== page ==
LEWISTON — For about a week last October, Maine was the center of news. 

Nurse Kaci Hickox had returned to her Fort Kent house after treating Ebola patients in Sierra Leone. The state demanded she be quarantined at home for 21 days. She said the confinement was medically unnecessary and violated her rights.

Newspeople camped outside her home for days, covering every aspect of the story, from Hickox’s quarantine-breaking bike ride to the judge’s ruling in her favor.

In the middle of it all: Maine Public Radio.  

“We were getting calls from people around the country who wanted Patty (Wight) and Mal (Leary) and some of our reporters to explain what was going on,” Maine Public Radio Deputy News Director Susan Sharon told a crowd at the Lewiston Public Library on Thursday. “So we were fielding calls left and right.” 

Sharon and Wight, award-winning reporters for Maine Public Radio, spoke about their experience with the “Ebola nurse” controversy during the latest Great Falls Forum. Almost exactly one year after Hickox became international news, the pair recounted what it was like to be at the forefront of one of the biggest stories of the year. 

“You never knew what was going to happen next,” Wight said.

Sharon, Wight and other Maine Public Radio reporters covered the story almost from the beginning. Wight was one of the first reporters to speak with Fort Kent residents about their concerns over Hickox and the possibility she could be carrying Ebola, the deadly virus that had become an epidemic in other parts of the world. Wight was also one of the first reporters to approach Hickox’s home.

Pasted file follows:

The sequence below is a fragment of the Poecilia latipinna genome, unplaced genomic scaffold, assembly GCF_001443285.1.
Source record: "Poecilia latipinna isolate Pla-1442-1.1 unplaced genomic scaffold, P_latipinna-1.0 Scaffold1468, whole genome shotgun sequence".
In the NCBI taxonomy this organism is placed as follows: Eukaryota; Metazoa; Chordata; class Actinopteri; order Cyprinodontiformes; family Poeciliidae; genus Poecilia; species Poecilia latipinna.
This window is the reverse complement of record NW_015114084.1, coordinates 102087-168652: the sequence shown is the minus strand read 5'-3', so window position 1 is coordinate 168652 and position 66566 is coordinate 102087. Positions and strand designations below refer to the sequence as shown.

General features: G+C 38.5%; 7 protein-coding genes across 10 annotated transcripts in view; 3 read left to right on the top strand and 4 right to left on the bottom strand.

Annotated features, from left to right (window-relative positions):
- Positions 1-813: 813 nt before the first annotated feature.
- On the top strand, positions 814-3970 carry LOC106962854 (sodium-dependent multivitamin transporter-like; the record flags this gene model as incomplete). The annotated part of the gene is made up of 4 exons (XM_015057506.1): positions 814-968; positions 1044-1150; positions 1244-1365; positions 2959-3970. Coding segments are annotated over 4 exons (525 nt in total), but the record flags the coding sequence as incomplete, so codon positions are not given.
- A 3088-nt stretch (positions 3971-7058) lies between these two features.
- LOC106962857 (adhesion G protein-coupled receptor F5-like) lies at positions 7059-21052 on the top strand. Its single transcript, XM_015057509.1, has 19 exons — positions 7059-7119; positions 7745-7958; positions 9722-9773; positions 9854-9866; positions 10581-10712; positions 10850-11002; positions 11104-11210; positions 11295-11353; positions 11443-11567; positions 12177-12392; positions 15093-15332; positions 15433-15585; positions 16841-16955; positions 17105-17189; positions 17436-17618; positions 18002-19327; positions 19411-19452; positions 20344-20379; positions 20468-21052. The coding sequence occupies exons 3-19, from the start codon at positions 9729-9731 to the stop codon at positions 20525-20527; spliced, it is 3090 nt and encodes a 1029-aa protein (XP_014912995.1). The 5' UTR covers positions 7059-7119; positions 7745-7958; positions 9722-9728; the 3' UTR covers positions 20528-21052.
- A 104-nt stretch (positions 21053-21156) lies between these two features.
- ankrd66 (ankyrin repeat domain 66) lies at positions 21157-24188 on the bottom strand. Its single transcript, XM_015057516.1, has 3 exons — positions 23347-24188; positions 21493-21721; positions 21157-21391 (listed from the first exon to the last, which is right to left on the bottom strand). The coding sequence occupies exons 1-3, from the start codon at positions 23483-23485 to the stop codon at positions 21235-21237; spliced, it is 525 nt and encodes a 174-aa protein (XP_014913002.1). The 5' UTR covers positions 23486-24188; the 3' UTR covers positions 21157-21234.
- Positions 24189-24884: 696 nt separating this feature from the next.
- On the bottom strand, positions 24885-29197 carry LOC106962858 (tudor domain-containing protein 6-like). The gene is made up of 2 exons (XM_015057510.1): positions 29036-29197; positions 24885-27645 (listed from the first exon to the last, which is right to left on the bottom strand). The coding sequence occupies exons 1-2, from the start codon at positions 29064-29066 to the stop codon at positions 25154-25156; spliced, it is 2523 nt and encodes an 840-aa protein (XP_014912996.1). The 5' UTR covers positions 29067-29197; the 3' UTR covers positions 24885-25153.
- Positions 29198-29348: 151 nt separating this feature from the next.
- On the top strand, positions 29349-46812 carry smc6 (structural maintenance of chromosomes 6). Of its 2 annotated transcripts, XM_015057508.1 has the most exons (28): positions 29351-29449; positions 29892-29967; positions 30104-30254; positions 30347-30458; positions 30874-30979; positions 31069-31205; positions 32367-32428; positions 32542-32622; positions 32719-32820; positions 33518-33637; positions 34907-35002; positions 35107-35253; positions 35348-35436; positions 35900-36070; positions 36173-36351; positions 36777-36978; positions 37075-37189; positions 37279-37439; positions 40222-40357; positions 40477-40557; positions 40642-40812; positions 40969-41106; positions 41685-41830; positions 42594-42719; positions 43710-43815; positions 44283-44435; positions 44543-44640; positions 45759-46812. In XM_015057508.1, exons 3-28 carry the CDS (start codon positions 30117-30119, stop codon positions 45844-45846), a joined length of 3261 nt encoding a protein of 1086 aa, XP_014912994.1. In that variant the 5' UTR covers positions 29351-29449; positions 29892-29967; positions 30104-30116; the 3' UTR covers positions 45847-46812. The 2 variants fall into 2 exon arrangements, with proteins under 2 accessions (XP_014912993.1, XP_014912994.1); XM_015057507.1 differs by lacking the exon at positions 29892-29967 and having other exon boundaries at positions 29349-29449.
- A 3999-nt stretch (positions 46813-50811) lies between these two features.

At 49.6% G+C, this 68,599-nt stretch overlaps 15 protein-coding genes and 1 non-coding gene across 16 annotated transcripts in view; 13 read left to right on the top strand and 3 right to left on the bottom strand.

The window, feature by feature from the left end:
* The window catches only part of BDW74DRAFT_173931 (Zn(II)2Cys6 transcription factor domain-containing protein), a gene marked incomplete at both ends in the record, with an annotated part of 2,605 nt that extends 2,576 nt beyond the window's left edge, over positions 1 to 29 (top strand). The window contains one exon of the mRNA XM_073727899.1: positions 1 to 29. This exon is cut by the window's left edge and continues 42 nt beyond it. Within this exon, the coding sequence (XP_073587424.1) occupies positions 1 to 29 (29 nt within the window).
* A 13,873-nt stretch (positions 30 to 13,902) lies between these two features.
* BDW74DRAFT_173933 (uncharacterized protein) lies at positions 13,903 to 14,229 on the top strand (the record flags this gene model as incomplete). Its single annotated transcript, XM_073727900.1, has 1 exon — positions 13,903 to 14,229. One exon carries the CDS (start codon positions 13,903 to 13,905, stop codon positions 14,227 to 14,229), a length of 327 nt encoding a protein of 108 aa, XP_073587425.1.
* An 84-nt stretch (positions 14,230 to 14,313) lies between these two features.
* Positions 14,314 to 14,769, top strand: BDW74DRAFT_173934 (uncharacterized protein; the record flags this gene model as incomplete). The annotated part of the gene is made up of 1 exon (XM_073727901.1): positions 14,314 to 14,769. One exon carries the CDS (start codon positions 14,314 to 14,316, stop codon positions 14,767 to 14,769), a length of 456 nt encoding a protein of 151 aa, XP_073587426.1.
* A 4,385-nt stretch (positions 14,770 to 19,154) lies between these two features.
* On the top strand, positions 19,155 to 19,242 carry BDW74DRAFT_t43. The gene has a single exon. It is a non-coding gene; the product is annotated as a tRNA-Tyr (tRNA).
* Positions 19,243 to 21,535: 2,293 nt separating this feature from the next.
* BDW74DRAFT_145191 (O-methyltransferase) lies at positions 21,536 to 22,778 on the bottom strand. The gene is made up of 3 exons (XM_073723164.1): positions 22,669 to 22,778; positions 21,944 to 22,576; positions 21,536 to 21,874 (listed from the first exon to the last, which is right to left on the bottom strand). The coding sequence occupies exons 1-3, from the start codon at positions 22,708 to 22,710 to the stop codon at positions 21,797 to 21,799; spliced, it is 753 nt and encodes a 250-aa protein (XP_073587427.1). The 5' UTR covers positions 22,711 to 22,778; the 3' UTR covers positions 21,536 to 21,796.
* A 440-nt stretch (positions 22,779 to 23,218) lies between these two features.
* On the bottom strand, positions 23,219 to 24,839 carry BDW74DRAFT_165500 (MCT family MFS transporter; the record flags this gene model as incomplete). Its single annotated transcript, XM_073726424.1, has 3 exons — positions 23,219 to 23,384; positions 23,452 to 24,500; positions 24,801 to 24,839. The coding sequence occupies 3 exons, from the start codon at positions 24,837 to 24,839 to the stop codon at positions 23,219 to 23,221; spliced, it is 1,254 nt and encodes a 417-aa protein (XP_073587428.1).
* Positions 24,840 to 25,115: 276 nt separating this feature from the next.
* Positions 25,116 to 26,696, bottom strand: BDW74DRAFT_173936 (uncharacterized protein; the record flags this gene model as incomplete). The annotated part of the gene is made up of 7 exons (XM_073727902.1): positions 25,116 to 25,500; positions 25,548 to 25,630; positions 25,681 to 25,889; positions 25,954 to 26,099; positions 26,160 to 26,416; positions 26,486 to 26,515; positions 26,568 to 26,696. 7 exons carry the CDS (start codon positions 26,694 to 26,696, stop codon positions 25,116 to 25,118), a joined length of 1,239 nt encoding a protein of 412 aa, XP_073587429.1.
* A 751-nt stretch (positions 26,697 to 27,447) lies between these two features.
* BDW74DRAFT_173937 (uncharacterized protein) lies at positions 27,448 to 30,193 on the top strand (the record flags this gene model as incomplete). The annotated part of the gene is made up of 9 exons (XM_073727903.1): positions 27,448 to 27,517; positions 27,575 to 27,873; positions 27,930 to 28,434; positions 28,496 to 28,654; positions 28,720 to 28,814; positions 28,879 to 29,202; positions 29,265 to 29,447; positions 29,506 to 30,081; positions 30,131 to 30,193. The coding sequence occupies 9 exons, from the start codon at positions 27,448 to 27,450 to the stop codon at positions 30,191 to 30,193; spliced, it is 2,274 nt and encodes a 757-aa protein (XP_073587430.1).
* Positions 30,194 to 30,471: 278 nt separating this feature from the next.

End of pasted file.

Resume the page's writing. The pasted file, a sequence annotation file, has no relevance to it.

She soon had company.

“The media went from that first day, just a few of us,” Wight said. “And that next day, I was turning down her road and there was this long stream of cars.”

On Thursday, Sharon and Wight told a forum crowd of about 30 people that covering the weeklong saga was both intense and fun, with the seriousness of the story — residents’ fears, the state’s quarantine demand, Hickox’s assertion that her rights were being violated — interspersed with periods that were much lighter.

“Kaci goes by with her boyfriend on her bike,” Wight said. “There had been a couple of state police troopers parked outside her house to monitor her movements; they follow Kaci. Then all these other reporters’ cars start following. So I turn around, and it’s the world’s slowest car chase.”

By the time the judge rejected the state’s quarantine, almost a week had passed and Maine Public Radio reporters covered it all.

“This is illustrative of how the media can — I’ll say ‘can’ — arise to the highest and best use,” Sharon said, noting that “the hysteria did seem to be quelled after Kaci’s leadership” on Ebola.  

A year later, Sharon and Wight said they’ve started talking about revisiting the story. Hickox is living in Oregon now, Sharon said, but local follow-ups remain, including a look at the kind of response a similar case would get today.

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